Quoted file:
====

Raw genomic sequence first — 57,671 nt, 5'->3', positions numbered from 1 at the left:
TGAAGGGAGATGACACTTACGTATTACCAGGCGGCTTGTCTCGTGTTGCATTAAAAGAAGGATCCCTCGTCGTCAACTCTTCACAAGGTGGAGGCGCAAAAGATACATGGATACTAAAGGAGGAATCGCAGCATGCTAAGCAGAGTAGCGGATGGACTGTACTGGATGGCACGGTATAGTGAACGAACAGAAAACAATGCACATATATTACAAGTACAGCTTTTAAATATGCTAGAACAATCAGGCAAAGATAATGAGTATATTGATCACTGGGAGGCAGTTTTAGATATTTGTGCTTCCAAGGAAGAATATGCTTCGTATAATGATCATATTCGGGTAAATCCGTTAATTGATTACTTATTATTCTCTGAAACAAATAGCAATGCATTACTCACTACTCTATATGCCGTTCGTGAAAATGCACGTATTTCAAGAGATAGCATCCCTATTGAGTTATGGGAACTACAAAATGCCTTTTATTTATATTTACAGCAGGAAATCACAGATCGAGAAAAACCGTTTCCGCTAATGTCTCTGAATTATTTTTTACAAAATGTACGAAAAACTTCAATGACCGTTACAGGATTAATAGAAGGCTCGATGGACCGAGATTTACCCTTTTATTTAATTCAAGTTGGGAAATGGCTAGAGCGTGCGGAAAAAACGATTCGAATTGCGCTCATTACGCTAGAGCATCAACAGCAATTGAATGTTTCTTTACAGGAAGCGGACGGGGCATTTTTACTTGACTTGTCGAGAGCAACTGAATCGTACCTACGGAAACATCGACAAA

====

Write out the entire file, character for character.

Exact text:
Raw genomic sequence first — 57,671 nt, 5'->3', positions numbered from 1 at the left:
TGAAGGGAGATGACACTTACGTATTACCAGGCGGCTTGTCTCGTGTTGCATTAAAAGAAGGATCCCTCGTCGTCAACTCTTCACAAGGTGGAGGCGCAAAAGATACATGGATACTAAAGGAGGAATCGCAGCATGCTAAGCAGAGTAGCGGATGGACTGTACTGGATGGCACGGTATAGTGAACGAACAGAAAACAATGCACATATATTACAAGTACAGCTTTTAAATATGCTAGAACAATCAGGCAAAGATAATGAGTATATTGATCACTGGGAGGCAGTTTTAGATATTTGTGCTTCCAAGGAAGAATATGCTTCGTATAATGATCATATTCGGGTAAATCCGTTAATTGATTACTTATTATTCTCTGAAACAAATAGCAATGCATTACTCACTACTCTATATGCCGTTCGTGAAAATGCACGTATTTCAAGAGATAGCATCCCTATTGAGTTATGGGAACTACAAAATGCCTTTTATTTATATTTACAGCAGGAAATCACAGATCGAGAAAAACCGTTTCCGCTAATGTCTCTGAATTATTTTTTACAAAATGTACGAAAAACTTCAATGACCGTTACAGGATTAATAGAAGGCTCGATGGACCGAGATTTACCCTTTTATTTAATTCAAGTTGGGAAATGGCTAGAGCGTGCGGAAAAAACGATTCGAATTGCGCTCATTACGCTAGAGCATCAACAGCAATTGAATGTTTCTTTACAGGAAGCGGACGGGGCATTTTTACTTGACTTGTCGAGAGCAACTGAATCGTACCTACGGAAACATCGACAAA